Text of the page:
The books were brought to completion with the help of my dedicated critique group, my husband Tom who formatted and uploaded the books, my sister Bev for cover design, and a wonderful professional editor, Kathy McKay. Her last name is the same as the protagonist, Kelly McKay, who lives in my medical thriller series. It must have been destiny for them to meet.

A romantic medical thriller set in Alaska and two books in my medical thriller series are now available.

 

 

 

A fourth book, Fatal Feast, will be submitted to Kindle Scout publishing contest later this month.

Amazon Author Page: https://www.amazon.com/-/e/B007BI6SW8

I thank Montana Women Writers and Authors of the Flathead for their support.

Betty

Is it writers’ block??

NOT WRITING

I haven’t been writing on my two on-going books lately—just seem to have lost the energy to make them go.  This has happened before, and I always come out of it, but so far, nothing seems to interest me enough to sit down and write.  Ennui has been my companion for a couple months.

I assume that most authors hit a brick wall at times, and I also assume that this feeling will go away, but it’s frustrating.  When I’m in the throes of creating a book or story, it follows me around and bangs in my head until I can get to the computer and get it out.  When the muse returns, I find myself creating plot lines and characters in the shower, in bed, while driving.  It’s like living with someone who nags me all the time to write!  Write!  Write!

That nag is not there right now, but she will be back, exhorting me to tell my stories, to make a difference.  I look forward with a little trepidation to her presence in my head, pushing me to create, Right Now!

Probably other authors reading this can relate, maybe not, but that’s my story, or rather, my experience.  For now.

Thanks for listening.

Nan McKenzie, January 29, 2018.

Author of Bigfoot and Bigfoot Returns 

What’s in a name?

By Janice McCaffrey

According to Orson Scott Card’s Characters and Viewpoint (2010) characters’ names have “many associations” for readers. Surnames signify ethnicity and family connections. Given names can identify where and when a character was born. A name can help with the character’s physical description or hint at their personality. (pgs. 54-55)

So how do authors choose names for their characters?

Dickens is probably the most famous for creating names that convey a character’s looks, personality, or place in society. In Bleak House Mr. Nemo is an unkempt looking man who owes six-weeks rent, has no friends and is found dead from an opium overdose. Accident or suicide? No one knows for sure. When readers are told that nemo is Latin for ‘no one’ they understand that people did not acknowledge him. And learning it was not his legal name tells them how he felt about himself.

Icelandic storytellers refer to historical figures that same way. A prime example is a woman in one of the sagas whose name is Aud the Deep Minded. Then from other sagas there’s men known as Helgi the Lean and Bork the Stout.

Card advises that authors vary the first letter, number of syllables and sounds of characters’ names in a manuscript. The example he gives is how “monosyllables like Bill, Bob, Tom, Jeff, Pete lead to boredom and confusions.” But he also cautions against using “a lot of flamboyant, bizarre names unless that’s an important part of the story.” (pg. 56) Of course, when writing historical novels authors can and should use full names of real people. However, that does get confusing when families have used the same given name for two or more generations.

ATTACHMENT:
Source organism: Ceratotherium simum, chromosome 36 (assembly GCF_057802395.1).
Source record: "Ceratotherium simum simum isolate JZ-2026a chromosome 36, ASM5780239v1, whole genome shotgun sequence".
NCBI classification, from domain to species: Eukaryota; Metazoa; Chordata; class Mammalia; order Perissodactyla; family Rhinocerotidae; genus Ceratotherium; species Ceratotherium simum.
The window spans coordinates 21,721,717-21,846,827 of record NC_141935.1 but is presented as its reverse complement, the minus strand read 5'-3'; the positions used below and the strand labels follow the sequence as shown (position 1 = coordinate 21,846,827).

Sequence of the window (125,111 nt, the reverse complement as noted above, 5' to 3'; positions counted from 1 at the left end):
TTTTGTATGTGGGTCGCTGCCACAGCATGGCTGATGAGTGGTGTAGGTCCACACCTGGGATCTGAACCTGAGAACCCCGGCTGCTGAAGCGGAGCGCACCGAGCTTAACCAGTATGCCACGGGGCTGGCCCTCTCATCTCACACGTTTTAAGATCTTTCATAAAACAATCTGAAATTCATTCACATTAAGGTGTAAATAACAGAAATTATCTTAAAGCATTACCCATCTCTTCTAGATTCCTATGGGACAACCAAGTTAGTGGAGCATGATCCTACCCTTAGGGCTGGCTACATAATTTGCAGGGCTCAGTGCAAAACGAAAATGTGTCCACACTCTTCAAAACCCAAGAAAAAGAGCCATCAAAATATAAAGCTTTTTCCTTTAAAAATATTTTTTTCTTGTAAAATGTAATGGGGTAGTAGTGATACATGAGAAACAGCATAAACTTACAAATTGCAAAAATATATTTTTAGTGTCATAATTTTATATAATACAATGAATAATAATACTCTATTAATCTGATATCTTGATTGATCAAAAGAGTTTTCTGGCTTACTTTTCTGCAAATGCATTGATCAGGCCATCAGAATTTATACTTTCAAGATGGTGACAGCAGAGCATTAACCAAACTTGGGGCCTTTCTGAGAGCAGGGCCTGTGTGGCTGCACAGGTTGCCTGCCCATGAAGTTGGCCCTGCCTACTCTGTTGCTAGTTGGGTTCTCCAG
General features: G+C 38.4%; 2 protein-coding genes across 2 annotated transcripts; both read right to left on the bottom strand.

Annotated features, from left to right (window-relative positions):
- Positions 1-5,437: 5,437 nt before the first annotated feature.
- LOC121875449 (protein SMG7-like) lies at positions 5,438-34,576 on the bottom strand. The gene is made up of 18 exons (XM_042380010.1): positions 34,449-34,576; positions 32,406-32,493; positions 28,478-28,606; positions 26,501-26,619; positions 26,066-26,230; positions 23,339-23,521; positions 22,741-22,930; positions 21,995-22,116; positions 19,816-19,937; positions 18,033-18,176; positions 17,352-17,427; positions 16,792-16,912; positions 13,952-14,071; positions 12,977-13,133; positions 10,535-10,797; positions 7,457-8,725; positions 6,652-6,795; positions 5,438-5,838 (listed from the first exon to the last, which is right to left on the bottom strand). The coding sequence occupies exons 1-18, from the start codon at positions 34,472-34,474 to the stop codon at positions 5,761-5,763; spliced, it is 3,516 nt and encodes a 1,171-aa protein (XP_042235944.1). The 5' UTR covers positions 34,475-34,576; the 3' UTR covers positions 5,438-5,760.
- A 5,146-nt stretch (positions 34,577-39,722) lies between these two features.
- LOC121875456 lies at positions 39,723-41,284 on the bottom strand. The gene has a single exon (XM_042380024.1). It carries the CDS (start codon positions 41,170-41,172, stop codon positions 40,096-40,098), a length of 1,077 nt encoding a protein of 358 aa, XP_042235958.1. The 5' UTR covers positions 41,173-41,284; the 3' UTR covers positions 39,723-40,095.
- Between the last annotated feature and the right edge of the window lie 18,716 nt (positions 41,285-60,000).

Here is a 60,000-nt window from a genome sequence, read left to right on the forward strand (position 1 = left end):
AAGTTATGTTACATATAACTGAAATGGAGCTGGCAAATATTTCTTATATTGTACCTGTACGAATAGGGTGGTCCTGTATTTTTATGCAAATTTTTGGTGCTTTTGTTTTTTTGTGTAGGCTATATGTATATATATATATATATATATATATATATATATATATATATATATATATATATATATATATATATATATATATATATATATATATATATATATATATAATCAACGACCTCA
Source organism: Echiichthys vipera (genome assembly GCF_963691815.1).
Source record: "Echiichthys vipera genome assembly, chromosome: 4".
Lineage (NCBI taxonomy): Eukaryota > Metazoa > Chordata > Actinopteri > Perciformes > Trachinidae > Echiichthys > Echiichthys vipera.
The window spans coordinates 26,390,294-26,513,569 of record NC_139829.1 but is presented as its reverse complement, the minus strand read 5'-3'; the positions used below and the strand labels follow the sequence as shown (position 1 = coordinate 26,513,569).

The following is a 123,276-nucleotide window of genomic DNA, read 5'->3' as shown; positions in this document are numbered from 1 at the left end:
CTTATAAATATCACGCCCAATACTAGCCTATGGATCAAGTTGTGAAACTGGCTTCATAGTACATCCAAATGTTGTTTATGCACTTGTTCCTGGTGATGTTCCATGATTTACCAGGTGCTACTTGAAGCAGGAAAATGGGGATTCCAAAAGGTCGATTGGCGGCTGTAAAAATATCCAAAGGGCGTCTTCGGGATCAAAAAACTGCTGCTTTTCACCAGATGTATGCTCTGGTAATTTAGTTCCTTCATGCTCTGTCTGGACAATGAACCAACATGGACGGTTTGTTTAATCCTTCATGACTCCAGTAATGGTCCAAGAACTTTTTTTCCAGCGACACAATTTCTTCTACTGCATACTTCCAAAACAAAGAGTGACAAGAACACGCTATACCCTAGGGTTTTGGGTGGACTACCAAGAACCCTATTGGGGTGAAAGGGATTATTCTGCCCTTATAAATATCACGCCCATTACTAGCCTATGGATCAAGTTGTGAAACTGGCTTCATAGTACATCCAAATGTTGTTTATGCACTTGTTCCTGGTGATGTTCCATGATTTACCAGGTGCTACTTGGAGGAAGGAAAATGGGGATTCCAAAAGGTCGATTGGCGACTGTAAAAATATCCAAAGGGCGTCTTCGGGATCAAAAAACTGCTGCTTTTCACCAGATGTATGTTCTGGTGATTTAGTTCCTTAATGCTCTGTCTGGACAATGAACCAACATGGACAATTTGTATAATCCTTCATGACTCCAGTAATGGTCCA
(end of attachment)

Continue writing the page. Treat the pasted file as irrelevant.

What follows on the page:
Anyone who has read a Russian novel will understand another of Card’s points. Simplify characters’ names and use only one name per character. I find stories easier to read and identify with their characters when I can pronounce their names. Easily knowing and remembering who’s who also helps. Not like Anna Karenina where her husband is Alexei Alexandrovitch Karenina and her lover is Alexei Kirillovich Vronsky. I’ve wondered why Tolstoy used the same given name.

Then I read the Introduction in a Barnes & Noble edition (2013) written by Amy Mandelker. She says that one of the themes throughout the novel is mirror images. Besides Anna’s two men having the same names Anna itself is a mirror since it is spelled the same frontwards and backwards. Her maid is Annushka which is a nickname for Anna. The daughter’s name is Annie and Anna adopts a protégée by the name of Hannah which is the Hebrew form of Anna. Tolstoy knew how to get the most out of a name!

Another suggestion from Card is not to have all the characters in a story have names that “mean something” . . . unless it’s an “allegory and [you, the author] deliberately want them tagged with symbolic names.” (pg. 56) My comment to that is if the meaning  of the name is important to the characters’ back story or description be sure to include the meaning some way or other to inform your reader.

As we search for creative names for our characters we should remember that over the years, for better or worse, characters’ names have become part of our cultures’ mindset. Thanks to Dickens we know that a person who is selfish and/or doesn’t like the Christmas Spirit is a Scrooge. Hearing the phrase “Double Oh Seven” conjures up a picture perfect version of Ian Fleming’s James Bond. (For me that will always be Sean Connery). How about Norman Bates, Jo March, Darth Vader, Lolita or Mr. Darcy? Novelists have given us characters whose personalities and deeds will never be forgotten. A challenge to every fiction writer.

What’s in a name? Evidently a lot!!